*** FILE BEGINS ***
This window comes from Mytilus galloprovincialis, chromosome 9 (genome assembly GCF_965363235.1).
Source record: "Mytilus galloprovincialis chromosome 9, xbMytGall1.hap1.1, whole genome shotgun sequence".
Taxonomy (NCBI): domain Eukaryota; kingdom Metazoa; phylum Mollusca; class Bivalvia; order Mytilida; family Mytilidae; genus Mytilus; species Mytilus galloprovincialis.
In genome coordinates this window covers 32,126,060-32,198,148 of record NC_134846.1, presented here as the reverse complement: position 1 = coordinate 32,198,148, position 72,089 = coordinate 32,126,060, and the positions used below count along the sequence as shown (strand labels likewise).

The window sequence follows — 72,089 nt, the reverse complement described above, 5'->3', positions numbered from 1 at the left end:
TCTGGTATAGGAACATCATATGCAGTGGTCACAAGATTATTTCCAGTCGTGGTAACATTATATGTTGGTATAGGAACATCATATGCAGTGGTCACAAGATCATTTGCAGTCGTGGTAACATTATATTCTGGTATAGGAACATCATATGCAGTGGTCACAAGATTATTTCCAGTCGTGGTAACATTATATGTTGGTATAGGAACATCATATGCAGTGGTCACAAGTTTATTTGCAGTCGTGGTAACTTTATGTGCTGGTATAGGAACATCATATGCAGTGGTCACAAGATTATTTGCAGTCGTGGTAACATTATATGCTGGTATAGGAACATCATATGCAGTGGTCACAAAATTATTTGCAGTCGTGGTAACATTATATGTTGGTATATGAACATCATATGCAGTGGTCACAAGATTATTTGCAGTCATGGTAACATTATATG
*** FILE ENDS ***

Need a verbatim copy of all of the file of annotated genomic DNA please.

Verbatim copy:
This window comes from Mytilus galloprovincialis, chromosome 9 (genome assembly GCF_965363235.1).
Source record: "Mytilus galloprovincialis chromosome 9, xbMytGall1.hap1.1, whole genome shotgun sequence".
Taxonomy (NCBI): domain Eukaryota; kingdom Metazoa; phylum Mollusca; class Bivalvia; order Mytilida; family Mytilidae; genus Mytilus; species Mytilus galloprovincialis.
In genome coordinates this window covers 32,126,060-32,198,148 of record NC_134846.1, presented here as the reverse complement: position 1 = coordinate 32,198,148, position 72,089 = coordinate 32,126,060, and the positions used below count along the sequence as shown (strand labels likewise).

The window sequence follows — 72,089 nt, the reverse complement described above, 5'->3', positions numbered from 1 at the left end:
TCTGGTATAGGAACATCATATGCAGTGGTCACAAGATTATTTCCAGTCGTGGTAACATTATATGTTGGTATAGGAACATCATATGCAGTGGTCACAAGATCATTTGCAGTCGTGGTAACATTATATTCTGGTATAGGAACATCATATGCAGTGGTCACAAGATTATTTCCAGTCGTGGTAACATTATATGTTGGTATAGGAACATCATATGCAGTGGTCACAAGTTTATTTGCAGTCGTGGTAACTTTATGTGCTGGTATAGGAACATCATATGCAGTGGTCACAAGATTATTTGCAGTCGTGGTAACATTATATGCTGGTATAGGAACATCATATGCAGTGGTCACAAAATTATTTGCAGTCGTGGTAACATTATATGTTGGTATATGAACATCATATGCAGTGGTCACAAGATTATTTGCAGTCATGGTAACATTATATG